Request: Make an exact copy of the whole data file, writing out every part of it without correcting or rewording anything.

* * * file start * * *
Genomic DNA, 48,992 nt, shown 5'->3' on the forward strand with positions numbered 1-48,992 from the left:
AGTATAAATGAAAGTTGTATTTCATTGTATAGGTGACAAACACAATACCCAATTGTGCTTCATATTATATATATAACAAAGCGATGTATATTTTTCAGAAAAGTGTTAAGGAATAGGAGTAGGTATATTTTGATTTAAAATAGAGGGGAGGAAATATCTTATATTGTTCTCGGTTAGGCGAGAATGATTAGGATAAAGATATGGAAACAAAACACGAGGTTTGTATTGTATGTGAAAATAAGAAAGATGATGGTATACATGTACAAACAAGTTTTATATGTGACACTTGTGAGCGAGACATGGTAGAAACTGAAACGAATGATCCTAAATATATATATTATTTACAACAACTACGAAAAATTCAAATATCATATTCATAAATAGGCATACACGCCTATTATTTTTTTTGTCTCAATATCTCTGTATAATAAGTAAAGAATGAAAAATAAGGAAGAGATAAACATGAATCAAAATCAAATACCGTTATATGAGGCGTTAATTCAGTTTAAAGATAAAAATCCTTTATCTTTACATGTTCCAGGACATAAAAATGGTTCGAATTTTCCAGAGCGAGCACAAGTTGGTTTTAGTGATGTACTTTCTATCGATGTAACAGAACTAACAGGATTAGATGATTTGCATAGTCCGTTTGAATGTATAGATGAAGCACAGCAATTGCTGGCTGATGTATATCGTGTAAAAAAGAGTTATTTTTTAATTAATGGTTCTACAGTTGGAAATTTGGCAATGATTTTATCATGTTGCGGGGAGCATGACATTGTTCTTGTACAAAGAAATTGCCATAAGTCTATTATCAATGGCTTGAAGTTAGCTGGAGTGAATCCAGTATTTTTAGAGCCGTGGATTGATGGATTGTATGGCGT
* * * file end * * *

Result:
Genomic DNA, 48,992 nt, shown 5'->3' on the forward strand with positions numbered 1-48,992 from the left:
AGTATAAATGAAAGTTGTATTTCATTGTATAGGTGACAAACACAATACCCAATTGTGCTTCATATTATATATATAACAAAGCGATGTATATTTTTCAGAAAAGTGTTAAGGAATAGGAGTAGGTATATTTTGATTTAAAATAGAGGGGAGGAAATATCTTATATTGTTCTCGGTTAGGCGAGAATGATTAGGATAAAGATATGGAAACAAAACACGAGGTTTGTATTGTATGTGAAAATAAGAAAGATGATGGTATACATGTACAAACAAGTTTTATATGTGACACTTGTGAGCGAGACATGGTAGAAACTGAAACGAATGATCCTAAATATATATATTATTTACAACAACTACGAAAAATTCAAATATCATATTCATAAATAGGCATACACGCCTATTATTTTTTTTGTCTCAATATCTCTGTATAATAAGTAAAGAATGAAAAATAAGGAAGAGATAAACATGAATCAAAATCAAATACCGTTATATGAGGCGTTAATTCAGTTTAAAGATAAAAATCCTTTATCTTTACATGTTCCAGGACATAAAAATGGTTCGAATTTTCCAGAGCGAGCACAAGTTGGTTTTAGTGATGTACTTTCTATCGATGTAACAGAACTAACAGGATTAGATGATTTGCATAGTCCGTTTGAATGTATAGATGAAGCACAGCAATTGCTGGCTGATGTATATCGTGTAAAAAAGAGTTATTTTTTAATTAATGGTTCTACAGTTGGAAATTTGGCAATGATTTTATCATGTTGCGGGGAGCATGACATTGTTCTTGTACAAAGAAATTGCCATAAGTCTATTATCAATGGCTTGAAGTTAGCTGGAGTGAATCCAGTATTTTTAGAGCCGTGGATTGATGGATTGTATGGCGT